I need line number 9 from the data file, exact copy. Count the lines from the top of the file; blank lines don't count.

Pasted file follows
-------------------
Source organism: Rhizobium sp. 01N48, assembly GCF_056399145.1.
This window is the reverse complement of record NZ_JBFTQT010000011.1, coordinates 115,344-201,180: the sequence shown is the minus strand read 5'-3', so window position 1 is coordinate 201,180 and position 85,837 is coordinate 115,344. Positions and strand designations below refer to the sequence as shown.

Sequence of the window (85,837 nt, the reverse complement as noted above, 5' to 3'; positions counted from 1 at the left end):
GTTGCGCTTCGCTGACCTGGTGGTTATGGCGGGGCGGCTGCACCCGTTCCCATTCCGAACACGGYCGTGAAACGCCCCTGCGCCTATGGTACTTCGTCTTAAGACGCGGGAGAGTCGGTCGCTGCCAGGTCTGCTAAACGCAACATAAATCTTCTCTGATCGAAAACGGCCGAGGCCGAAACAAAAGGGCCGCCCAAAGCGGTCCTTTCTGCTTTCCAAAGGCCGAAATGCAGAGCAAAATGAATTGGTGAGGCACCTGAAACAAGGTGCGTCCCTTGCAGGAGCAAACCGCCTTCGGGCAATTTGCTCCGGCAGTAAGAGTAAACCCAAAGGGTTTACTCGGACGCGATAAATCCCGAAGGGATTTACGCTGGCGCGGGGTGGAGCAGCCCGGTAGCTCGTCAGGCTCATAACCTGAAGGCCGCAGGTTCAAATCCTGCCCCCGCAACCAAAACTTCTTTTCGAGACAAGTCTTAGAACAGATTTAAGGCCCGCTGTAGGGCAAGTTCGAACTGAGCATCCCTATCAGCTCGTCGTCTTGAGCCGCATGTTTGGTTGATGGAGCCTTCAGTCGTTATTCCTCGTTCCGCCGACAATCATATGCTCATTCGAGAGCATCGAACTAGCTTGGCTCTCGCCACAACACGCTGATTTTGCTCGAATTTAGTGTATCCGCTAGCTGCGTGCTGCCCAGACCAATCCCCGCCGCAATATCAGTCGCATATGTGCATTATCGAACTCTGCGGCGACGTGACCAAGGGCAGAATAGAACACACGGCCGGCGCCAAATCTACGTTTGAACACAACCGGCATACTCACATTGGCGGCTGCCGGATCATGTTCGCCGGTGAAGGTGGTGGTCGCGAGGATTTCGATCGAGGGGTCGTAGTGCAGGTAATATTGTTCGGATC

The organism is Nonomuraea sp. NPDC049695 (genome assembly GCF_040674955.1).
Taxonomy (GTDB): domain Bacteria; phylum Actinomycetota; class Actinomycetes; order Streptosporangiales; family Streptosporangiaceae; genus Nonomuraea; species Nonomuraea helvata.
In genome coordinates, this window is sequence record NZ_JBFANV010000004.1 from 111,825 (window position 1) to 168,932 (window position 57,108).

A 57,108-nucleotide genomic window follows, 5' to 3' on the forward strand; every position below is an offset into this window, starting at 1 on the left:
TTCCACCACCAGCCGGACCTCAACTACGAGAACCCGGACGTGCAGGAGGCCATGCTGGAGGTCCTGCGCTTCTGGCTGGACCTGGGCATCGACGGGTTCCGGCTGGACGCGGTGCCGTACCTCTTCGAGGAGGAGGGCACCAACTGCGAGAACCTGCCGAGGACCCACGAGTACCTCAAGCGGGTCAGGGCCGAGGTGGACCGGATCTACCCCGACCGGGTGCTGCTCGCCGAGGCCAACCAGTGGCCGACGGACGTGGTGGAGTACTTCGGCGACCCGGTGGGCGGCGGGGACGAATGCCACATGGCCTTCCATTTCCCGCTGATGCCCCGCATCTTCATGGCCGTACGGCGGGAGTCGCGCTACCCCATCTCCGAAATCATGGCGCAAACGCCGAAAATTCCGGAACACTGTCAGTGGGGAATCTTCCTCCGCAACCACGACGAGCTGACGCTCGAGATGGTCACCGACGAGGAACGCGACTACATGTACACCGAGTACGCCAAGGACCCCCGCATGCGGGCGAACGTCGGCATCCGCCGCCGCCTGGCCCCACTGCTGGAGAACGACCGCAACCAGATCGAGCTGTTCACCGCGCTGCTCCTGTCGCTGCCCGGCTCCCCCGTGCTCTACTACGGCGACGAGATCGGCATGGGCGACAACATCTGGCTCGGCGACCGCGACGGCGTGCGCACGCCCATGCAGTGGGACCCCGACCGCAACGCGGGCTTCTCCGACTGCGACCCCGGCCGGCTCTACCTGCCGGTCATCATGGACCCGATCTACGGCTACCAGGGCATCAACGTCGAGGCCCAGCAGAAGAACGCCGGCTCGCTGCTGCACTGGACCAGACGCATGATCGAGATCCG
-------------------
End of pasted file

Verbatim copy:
TTCCACCACCAGCCGGACCTCAACTACGAGAACCCGGACGTGCAGGAGGCCATGCTGGAGGTCCTGCGCTTCTGGCTGGACCTGGGCATCGACGGGTTCCGGCTGGACGCGGTGCCGTACCTCTTCGAGGAGGAGGGCACCAACTGCGAGAACCTGCCGAGGACCCACGAGTACCTCAAGCGGGTCAGGGCCGAGGTGGACCGGATCTACCCCGACCGGGTGCTGCTCGCCGAGGCCAACCAGTGGCCGACGGACGTGGTGGAGTACTTCGGCGACCCGGTGGGCGGCGGGGACGAATGCCACATGGCCTTCCATTTCCCGCTGATGCCCCGCATCTTCATGGCCGTACGGCGGGAGTCGCGCTACCCCATCTCCGAAATCATGGCGCAAACGCCGAAAATTCCGGAACACTGTCAGTGGGGAATCTTCCTCCGCAACCACGACGAGCTGACGCTCGAGATGGTCACCGACGAGGAACGCGACTACATGTACACCGAGTACGCCAAGGACCCCCGCATGCGGGCGAACGTCGGCATCCGCCGCCGCCTGGCCCCACTGCTGGAGAACGACCGCAACCAGATCGAGCTGTTCACCGCGCTGCTCCTGTCGCTGCCCGGCTCCCCCGTGCTCTACTACGGCGACGAGATCGGCATGGGCGACAACATCTGGCTCGGCGACCGCGACGGCGTGCGCACGCCCATGCAGTGGGACCCCGACCGCAACGCGGGCTTCTCCGACTGCGACCCCGGCCGGCTCTACCTGCCGGTCATCATGGACCCGATCTACGGCTACCAGGGCATCAACGTCGAGGCCCAGCAGAAGAACGCCGGCTCGCTGCTGCACTGGACCAGACGCATGATCGAGATCCG